Our classes are experiential, we write/I teach and we are amazed how scenes emerge from the exercises we do. Scenes hidden in our unconscious, filed away under "do not disturb" or "don't go there." As time goes on we learn the craft of writing, what works and more wonderful writing emerges.
It is in those tender, sometimes difficult moments, when our true voice is heard. Sure, we want to tell others about our achievements, but it is in those tiny moments we write about that our readers resonate with our writing. They are, what I call, universal moments.
Universal moments when everyone around the globe can identify with a writer's feeling expressed in a scene: the car door closing as a 12 year old child is left at a boarding school, a day in a garden then everything changes, someone uprooted from their homeland, the shock of winning something you thought was unreachable (no matter how small), war changing everything, a house holding its family close over 40 years, children of survivors who endured unimaginable terror and so much more.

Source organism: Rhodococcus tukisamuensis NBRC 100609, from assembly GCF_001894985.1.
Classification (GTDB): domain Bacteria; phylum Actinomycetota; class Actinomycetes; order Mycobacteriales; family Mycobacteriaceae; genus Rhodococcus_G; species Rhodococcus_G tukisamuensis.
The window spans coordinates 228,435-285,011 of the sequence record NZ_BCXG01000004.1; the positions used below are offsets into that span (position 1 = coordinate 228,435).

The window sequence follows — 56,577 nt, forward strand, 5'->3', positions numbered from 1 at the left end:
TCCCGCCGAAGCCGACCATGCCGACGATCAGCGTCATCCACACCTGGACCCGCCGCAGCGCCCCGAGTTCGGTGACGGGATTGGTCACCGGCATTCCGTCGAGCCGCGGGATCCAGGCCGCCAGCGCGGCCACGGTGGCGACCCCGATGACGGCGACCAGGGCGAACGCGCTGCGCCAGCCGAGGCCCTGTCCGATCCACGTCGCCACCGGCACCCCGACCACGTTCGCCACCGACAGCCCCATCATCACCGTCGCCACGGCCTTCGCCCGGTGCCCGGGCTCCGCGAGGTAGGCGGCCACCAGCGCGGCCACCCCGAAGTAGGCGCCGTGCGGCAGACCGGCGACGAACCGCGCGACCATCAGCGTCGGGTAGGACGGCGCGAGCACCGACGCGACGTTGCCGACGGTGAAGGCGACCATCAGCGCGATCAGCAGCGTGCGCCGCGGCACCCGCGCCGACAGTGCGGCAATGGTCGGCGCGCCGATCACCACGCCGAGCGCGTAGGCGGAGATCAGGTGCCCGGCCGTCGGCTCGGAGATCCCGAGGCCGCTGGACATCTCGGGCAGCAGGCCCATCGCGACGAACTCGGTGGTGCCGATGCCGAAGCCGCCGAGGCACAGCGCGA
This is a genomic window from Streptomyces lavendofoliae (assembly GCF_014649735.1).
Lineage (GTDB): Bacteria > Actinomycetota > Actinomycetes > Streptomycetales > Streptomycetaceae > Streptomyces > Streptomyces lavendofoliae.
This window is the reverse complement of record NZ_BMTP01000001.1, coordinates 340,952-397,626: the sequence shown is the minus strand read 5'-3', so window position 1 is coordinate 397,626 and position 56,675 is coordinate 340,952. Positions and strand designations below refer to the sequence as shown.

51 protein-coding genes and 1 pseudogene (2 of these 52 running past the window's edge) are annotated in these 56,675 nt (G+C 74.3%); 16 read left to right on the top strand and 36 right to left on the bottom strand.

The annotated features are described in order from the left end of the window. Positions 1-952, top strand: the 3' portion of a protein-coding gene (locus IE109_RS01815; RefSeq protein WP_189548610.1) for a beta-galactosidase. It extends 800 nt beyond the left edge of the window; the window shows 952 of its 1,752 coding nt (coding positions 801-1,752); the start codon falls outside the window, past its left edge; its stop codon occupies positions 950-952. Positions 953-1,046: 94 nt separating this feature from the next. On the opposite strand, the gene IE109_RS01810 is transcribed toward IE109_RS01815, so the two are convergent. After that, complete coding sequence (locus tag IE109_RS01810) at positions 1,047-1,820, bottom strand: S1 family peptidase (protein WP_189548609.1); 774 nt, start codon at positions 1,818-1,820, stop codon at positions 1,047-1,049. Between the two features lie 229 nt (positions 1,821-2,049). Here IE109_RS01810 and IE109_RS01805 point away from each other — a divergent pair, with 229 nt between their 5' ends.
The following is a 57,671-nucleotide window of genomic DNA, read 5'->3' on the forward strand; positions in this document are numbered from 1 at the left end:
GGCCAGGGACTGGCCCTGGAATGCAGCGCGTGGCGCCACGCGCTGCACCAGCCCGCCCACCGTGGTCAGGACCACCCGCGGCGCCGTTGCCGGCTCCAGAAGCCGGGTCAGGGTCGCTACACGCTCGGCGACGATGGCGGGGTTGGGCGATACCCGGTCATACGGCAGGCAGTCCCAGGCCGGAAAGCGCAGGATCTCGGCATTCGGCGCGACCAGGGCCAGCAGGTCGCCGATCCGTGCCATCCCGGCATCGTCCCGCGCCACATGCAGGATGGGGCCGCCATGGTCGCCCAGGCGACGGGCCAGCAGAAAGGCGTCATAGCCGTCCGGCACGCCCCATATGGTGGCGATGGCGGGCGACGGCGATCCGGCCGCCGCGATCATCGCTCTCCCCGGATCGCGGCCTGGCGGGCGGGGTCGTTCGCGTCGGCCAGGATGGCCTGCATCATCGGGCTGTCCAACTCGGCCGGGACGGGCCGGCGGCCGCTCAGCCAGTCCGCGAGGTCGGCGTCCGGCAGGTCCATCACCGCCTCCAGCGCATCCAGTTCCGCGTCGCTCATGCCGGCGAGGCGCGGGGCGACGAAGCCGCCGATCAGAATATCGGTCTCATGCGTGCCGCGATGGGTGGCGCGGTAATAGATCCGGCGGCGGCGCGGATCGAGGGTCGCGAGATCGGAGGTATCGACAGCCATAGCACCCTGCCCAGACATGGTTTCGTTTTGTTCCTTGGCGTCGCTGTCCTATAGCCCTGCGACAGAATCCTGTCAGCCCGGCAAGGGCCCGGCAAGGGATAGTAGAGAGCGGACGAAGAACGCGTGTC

As humans united through our stories, we need to hear these stories. We need to be there in scene with the writer on that boat, in that building, in that family. It is the writer's original voice we yearn to hear. Those stories not only unite us as part of this global experience, it gives us hope we can go on, while validating our own experience as part of our cultural story.